By Sarah Mockford, Rugby World Features Editor
THE OSPREYS’ 22-20 defeat to Munster at the Liberty Stadium means it’s extremely unlikely the defending champions will qualify for the Magners League play-offs.
They struggled in the first half against Munster but hit back in the second through the forwards, Alun Wyn Jones touching down from a driving lineout and a penalty try being awarded after a series of scrums five metres out. At 17-13 up, the momentum was with them but they couldn’t close the game out and allowed Ronan O’Gara to slot three late penalties. So why is it that a team with so many talented players is struggling for form?
The Ospreys have pointed to the fact that it’s hard to reintegrate so many Wales internationals after the Six Nations – yet Leinster and Munster don’t have that problem. Indeed, this time last year the Ospreys came together pretty well to produce an end-of-season flourish that saw them win the Magners League title. The excuse seems tired.
Against Munster, and in some ways against the Dragons last week, they have been shooting themselves in the foot. To give away three simple, kickable penalties in the last ten minutes was naïve at best, stupid at worst. The last one was the most damning, several players creeping offside in their eagerness to charge down O’Gara’s drop-goal attempt and thus giving the fly-half a far more straightforward kick to win the game.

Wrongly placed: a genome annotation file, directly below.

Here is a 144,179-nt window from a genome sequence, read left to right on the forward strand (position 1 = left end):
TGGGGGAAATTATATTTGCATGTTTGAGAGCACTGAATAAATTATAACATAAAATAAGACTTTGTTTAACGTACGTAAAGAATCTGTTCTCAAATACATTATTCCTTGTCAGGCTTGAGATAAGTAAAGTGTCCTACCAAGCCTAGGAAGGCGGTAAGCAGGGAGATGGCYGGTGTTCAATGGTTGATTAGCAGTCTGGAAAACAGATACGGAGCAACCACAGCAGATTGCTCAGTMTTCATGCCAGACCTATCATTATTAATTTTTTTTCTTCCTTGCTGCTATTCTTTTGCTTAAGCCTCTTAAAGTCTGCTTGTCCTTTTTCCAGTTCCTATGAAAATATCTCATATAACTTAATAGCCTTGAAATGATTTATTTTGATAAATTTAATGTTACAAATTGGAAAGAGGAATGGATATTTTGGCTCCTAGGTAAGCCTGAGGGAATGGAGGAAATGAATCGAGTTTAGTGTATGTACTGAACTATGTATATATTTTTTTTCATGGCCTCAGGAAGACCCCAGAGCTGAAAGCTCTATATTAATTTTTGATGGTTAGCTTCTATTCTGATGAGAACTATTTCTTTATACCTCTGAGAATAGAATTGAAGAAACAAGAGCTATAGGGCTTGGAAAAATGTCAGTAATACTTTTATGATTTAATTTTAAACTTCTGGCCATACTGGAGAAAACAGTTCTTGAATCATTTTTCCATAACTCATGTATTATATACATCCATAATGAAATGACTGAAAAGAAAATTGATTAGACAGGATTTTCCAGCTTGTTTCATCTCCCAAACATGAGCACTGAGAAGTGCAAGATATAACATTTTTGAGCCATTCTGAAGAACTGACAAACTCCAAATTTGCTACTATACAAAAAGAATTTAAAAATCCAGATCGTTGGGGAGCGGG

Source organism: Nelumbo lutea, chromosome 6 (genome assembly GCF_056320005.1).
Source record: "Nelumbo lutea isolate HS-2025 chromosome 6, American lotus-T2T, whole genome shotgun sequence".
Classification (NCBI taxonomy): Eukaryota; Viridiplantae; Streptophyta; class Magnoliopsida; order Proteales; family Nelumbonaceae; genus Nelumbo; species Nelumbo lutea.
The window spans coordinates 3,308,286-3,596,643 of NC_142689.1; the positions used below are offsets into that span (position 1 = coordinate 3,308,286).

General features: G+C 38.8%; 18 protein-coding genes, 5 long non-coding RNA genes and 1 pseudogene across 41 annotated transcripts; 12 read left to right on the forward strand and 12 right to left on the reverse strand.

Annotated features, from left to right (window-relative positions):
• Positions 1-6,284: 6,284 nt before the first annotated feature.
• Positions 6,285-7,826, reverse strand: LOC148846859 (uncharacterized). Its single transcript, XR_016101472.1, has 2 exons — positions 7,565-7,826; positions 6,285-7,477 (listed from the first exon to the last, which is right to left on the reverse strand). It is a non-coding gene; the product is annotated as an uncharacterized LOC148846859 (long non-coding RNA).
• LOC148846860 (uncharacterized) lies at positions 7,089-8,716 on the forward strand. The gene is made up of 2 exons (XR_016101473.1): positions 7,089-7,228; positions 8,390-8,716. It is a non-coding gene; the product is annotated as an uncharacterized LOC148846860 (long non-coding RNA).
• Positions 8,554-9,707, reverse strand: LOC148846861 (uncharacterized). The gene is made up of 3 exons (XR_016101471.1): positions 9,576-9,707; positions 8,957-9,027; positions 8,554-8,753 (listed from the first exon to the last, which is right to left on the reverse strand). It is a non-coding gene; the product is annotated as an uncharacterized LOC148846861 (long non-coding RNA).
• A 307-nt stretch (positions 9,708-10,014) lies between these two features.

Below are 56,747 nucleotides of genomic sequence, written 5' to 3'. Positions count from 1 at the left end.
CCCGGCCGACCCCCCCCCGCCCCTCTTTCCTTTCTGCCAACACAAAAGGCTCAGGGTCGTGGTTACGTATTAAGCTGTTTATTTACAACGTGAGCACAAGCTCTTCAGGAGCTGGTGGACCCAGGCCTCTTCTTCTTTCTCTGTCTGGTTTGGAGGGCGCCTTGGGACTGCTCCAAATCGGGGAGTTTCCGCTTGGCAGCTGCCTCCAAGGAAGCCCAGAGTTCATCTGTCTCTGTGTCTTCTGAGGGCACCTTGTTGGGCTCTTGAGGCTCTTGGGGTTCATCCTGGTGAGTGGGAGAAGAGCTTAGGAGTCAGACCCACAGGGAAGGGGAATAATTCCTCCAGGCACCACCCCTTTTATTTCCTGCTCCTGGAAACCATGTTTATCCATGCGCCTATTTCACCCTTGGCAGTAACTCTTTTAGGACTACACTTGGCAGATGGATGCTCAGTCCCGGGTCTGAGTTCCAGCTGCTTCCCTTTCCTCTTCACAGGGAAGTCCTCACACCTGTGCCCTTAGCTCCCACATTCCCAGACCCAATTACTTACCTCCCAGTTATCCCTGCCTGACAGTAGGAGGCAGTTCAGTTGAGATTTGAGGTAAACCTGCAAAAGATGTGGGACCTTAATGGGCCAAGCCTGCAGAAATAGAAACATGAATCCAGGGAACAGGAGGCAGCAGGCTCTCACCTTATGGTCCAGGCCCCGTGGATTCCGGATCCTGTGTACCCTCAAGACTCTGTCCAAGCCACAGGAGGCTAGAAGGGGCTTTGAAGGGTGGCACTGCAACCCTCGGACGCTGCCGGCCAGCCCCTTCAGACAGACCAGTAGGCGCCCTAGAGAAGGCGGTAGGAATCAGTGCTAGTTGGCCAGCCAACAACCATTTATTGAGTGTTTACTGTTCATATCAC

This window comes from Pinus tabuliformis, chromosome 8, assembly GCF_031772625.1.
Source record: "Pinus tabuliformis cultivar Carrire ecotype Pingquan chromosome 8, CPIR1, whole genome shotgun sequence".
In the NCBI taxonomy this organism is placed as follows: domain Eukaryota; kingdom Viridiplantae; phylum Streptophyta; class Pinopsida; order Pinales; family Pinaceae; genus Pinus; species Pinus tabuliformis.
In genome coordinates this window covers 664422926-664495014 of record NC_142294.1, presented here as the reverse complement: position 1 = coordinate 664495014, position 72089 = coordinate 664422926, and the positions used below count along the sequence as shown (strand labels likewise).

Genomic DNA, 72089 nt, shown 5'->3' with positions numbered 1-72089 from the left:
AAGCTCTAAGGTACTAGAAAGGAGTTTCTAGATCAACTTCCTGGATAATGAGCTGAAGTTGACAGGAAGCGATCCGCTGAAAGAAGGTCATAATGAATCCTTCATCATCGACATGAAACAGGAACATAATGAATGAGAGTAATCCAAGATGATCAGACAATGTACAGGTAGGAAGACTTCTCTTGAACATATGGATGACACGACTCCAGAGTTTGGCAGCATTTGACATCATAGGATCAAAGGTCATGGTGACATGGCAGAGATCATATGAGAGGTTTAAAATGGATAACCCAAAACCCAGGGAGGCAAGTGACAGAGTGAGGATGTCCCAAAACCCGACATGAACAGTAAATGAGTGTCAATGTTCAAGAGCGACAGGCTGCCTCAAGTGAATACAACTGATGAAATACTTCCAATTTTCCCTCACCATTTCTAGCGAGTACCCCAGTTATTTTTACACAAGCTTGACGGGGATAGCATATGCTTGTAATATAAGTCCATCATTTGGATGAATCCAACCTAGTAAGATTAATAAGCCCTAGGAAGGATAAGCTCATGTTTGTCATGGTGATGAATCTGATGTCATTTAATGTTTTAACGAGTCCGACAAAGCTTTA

A side of this much experience needs to be able to keep their heads and, when they have the upper hand in a game, they must ensure they kill it off – a trait Munster, ironically, are famed for. As it was they allowed the visitors to build some momentum of their own.
After the penalty try was awarded, Dan Biggar became involved in a totally unnecessary war of words with Donncha O’Callaghan. All he needed to do was slot the conversion then get ready to attack Munster once more but instead he got hot-headed – surely that isn’t going to help his focus.
As for the Ospreys game plan, they often overcomplicate things. There was one incident against Munster when they tried an intricate set of looped passes and switch moves, which came to nothing as they ran out of space. Why not run directly at the opposition and try to bust the line first? As it was, they barely made any inroads on the gain-line. As the mantra goes, you have to earn the right to go wide. Be direct, get go-forward, break the line and then when the space opens up try the fancy things.
They also need to look after the ball better. They hardly commit any players to the breakdown in defence and while this means they are set as a defensive unit, it also allows the opposition to get quick ball and build momentum – and reduces the likelihood of a turnover.
In attack, when they do have the ball, they can often leave themselves isolated, fling out hopeful passes or again be slow at hitting the breakdown with numbers – all three situations leave them vulnerable to a turnover.
A change in tactics and a more clinical mindset must be on the Ospreys’ wanted list if they are to challenge for silverware next season, especially when so many of their big-name players, their game-changers, are departing for pastures new.